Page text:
NCNW understands it is imperative that more young people vote. The American voter turnout rate for 18 to 20 year-olds is half the rate of their Canadian and German contemporaries. In this upcoming and critical election, those missing votes can make the difference in the nation’s direction and the future of democracy.  As a result, NCNW is offering a digital course, #Adulting 101, to educate and challenge young voters. In this course, young voters decide for themselves whether or not to vote. NCNW’s course makes a compelling argument designed to explain why they should vote.

There are many theories offered to explain the dismal participation of young people in the electoral process.  Some say young adults in the U.S. are too self-absorbed.  Some say they don’t have faith that voting makes any difference.  Others say they don’t understand the process, or that they never studied history, political science, economics or history.  Perhaps they are too busy building careers and families to notice.  Whatever the reasons, it is clear that if younger voters turned out at the same rate as those over the age of sixty, the government as we know it would be transformed.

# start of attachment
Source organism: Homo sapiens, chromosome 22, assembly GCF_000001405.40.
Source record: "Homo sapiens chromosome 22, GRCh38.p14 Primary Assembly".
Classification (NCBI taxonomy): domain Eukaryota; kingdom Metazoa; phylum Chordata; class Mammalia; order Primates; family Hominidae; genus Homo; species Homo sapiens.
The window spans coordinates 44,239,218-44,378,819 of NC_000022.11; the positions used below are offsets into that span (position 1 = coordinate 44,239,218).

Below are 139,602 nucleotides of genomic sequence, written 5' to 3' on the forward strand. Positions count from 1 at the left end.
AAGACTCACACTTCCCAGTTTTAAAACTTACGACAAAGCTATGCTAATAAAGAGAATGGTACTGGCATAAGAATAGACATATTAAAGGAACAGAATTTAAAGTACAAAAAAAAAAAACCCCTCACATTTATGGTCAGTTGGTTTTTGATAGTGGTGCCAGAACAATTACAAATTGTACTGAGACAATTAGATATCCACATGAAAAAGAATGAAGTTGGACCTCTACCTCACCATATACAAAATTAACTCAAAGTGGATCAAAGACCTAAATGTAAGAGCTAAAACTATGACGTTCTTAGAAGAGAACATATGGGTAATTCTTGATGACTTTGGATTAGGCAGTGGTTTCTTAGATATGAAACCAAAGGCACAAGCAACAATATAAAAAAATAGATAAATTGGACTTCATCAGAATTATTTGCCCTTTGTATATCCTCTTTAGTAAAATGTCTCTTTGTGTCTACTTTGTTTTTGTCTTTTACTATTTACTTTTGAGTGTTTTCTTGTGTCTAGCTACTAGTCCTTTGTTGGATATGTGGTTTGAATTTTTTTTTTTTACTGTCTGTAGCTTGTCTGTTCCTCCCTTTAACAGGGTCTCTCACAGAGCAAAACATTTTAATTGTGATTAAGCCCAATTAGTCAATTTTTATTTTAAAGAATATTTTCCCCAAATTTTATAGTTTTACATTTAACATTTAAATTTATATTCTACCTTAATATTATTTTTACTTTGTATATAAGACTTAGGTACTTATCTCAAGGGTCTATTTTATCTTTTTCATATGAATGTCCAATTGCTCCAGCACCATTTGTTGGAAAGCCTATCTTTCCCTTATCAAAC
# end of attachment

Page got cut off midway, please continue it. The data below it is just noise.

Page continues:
#Adulting101, hosted by political commentator Angela Rye, who is often seen sparring with Chris Cuomo on CNN and YelloPain, a gifted Ohio rapper whose new song, “My Vote Don’t Count” is making waves on social media.  (Don’t be fooled by the title.) Also scheduled to participate is former Georgia Gubernatorial candidate Stacey Abrams who will brief participants on the importance of the U.S. Census.

Rather than imposing viewpoints, #Adulting 101 gives voice to the social, racial and economic justice concerns of young Americans, who, like prior generations, are willing to march for what they believe.  As they march for gun control, women’s rights, climate control, police and criminal justice reform, we ask them if voting should also be part of their toolkit? 


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